"This book was given to me some time ago by a librarian who had to replace her fiction shelves with an information centre. I was completely captivated by the story...the writing is extraordinarily hypnotic. First published in Arabic in 1966, and in English in 1969 by Heinemann's African Writers Series, it was much acclaimed but did not gain as wide a readership in English as it deserved." –The Guardian
"Inevitably, Aboulela has been compared to Tayeb Salih, whose brutal novel Season of Migration to the North is considered a classic among postcolonial texts and covers the same geographical distance as Minaret (Salih's fiction has been widely translated from Arabic; Aboulela writes in English.)" –The Daily Star (Beirut)
"The prose, translated from Arabic, has a grave beauty. It's the story of a man who returns to his native Sudan after being educated in England, then encounters the first Sudanese to get an English education. The near-formal elegance in the writing contrasts with the sly anti-colonial world view of the book, and this makes it even more interesting." –Chimamanda Ngozi Adichie, author of Purple Hibiscus
"In this extraordinary 1966 novel, a young man returns to his Sudanese village after studying abroad...Salih's own distinguished career with Unesco only sharpens this nightmare of a cultural singularity that twists into a lie. His sweet foreword remarks that he never made much money from fiction, so this reissue is doubly welcome." –The Guardian
"The Sudanese classic novel Season of Migration to the North, Tayeb Salih's inversion of Conrad's journey into Africa." –The Guardian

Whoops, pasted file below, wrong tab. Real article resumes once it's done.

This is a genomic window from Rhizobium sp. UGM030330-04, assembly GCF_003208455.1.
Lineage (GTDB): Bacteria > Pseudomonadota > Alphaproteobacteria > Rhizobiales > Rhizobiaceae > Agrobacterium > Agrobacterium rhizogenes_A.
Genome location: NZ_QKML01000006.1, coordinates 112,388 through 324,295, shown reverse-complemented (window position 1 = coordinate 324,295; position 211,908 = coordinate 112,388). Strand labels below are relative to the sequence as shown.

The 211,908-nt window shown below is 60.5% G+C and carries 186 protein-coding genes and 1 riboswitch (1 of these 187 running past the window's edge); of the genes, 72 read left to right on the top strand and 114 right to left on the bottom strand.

"Though Salih's work is deeply rooted in local culture, Johnson-Davies says it has a universal appeal: ‘He writes in the main about simple peasant people living in a village on the Nile, but they are individuals with very much the same preoccupations as anyone else. I recollect a scene where several of the characters boast about the merits of the donkeys they are riding, as though one was driving a Porsche, another a Maserati, and so on!’” –The New Yorker
"The meeting of the East and the West as a narrative of romance is not new territory: E.M. Forster, and lesser lights like M.M. Kaye and Paul Scott, have also presented the colonial encounter as a romance, at times failed, at other times forced. More important, writers from the other side of the colonial divide have come to prominence in recent decades through their own, perhaps more contested, portrayals. Tayeb Salih's Season of Migration to the North was an early classic of this genre." –The Nation
"Tayib Salih's Season of Migration to the North is a clever inversion of Joseph Conrad's Heart of Darkness: for in this case an Arab worker leaves his people and goes to Europe in search of employment, finding in the process that he has indeed entered his own heart of darkness." –The Irish Times
"This story might seem like a village tragedy from the Sudan, the homeland of the writer Tayeb Salih, but its resonances carry far beyond the setting. Season of Migration to the North is a brilliant miniature of the plight of Arabs and Africans who find themselves no longer sustained by their past and not yet incorporated into a viable future. Swift and astonishing in its prose, this novel is more instructive than any number of academic books." –The New York Times
“A modern Arabic classic.” –Reuters
“Denys Johnson-Davies...the leading Arabic-English translator of our time.” –Edward Said, The Independent
“Davies has done more than anybody to translate modern Arabic fiction into English and promote it.” –Nagib Mahfouz
About the Author
Tayeb Salih (1929-2009) was born in northern Sudan in 1929 and educated at the University of Khartoum. After a brief period working as a teacher, he moved to London to work with the BBC Arabic Service. Salih later worked as director general of information in Qatar in the Arabian Gulf, and then with unesco in Paris and the Arab Gulf States. Along with Season of Migration to the North, his books in English include The Wedding of Zein (which will be published as an
NYRB Classic) and Bandarshah.